Quartz is ubiquitous across assemblages in Africa. Despite this, little research
aimed at documenting and identifying exactly how these quartz tools were utilized, with specific regard to their use actions and worked materials, have been attempted. To more fully understand how quartz materials were utilized at the Middle Stone Age site of Mvumu, Mozambique, both experimental and archaeological usewear analyses of quartz
artifacts were undertaken. The experimental work conducted for this thesis utilized local quartz sourced from the shore of Lake Niassa, Mozambique. Tools made from this material were then utilized in a variety of tasks consisting of a number of different materials, and working actions. This experimental program served as a basis for the identification of usewear traces on quartz artifacts excavated from Mvumu. The results of the archaeological analysis include a number of tasks and worked materials suggesting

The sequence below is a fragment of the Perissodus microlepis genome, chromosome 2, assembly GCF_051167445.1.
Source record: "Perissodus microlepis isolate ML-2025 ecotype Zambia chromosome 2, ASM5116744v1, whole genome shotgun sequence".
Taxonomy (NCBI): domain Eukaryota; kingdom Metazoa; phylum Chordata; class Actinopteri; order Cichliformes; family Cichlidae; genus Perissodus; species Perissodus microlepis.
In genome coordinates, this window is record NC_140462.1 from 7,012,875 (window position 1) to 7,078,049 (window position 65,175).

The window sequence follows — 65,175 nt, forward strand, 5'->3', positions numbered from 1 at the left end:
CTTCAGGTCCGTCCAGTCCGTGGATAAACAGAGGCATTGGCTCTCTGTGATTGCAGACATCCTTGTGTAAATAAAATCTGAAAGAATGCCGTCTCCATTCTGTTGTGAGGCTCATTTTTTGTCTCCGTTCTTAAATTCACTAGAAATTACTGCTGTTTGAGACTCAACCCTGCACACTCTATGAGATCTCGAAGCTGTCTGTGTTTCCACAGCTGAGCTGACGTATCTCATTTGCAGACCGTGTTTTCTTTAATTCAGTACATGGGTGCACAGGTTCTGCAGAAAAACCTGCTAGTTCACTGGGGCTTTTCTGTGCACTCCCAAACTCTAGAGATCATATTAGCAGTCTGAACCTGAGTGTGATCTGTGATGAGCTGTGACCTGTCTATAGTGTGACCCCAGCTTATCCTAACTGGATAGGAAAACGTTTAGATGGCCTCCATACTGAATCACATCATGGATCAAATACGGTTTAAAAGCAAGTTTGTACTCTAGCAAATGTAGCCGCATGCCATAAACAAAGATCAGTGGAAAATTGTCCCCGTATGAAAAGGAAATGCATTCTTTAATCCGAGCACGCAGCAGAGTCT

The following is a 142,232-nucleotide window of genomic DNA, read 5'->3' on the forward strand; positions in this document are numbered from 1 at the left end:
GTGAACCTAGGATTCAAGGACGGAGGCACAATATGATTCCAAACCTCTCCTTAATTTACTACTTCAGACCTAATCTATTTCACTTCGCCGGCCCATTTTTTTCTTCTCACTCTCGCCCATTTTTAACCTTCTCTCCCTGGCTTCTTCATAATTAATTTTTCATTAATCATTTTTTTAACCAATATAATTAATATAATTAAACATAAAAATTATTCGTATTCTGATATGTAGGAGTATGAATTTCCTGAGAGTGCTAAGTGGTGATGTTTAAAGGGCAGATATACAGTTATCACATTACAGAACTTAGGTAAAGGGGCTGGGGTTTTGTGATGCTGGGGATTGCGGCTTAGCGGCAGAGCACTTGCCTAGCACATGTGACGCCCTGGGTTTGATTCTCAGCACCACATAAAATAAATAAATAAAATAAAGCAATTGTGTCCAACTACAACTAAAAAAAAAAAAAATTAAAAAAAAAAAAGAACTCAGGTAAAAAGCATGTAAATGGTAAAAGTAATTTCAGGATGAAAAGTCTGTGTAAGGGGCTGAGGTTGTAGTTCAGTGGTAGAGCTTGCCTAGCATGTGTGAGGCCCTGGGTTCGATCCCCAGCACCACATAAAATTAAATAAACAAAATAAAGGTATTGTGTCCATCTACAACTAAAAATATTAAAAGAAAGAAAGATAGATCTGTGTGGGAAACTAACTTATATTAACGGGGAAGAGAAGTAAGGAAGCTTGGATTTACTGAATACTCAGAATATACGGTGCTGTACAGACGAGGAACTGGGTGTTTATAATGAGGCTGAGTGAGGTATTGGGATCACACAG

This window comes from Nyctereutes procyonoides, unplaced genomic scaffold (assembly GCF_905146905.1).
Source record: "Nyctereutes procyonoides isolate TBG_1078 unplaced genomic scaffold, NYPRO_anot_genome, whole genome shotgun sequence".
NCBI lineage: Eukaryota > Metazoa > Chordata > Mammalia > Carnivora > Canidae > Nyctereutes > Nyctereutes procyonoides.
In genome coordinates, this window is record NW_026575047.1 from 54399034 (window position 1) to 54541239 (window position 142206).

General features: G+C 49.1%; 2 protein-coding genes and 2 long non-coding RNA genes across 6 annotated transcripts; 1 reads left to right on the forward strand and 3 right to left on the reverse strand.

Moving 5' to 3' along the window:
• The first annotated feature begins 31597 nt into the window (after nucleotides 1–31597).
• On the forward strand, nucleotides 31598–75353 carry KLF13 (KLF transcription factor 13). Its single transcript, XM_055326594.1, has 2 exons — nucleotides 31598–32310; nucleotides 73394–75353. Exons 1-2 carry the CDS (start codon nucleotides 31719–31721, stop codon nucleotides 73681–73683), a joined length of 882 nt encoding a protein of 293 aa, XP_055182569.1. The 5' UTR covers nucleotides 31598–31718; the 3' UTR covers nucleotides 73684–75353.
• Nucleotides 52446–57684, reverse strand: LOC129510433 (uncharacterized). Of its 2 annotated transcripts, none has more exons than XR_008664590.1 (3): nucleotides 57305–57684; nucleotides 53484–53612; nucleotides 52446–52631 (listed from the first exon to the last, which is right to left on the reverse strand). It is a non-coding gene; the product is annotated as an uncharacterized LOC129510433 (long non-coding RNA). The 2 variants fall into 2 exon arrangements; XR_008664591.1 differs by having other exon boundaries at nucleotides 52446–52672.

Mvumu was used as a short term, multipurpose campsite.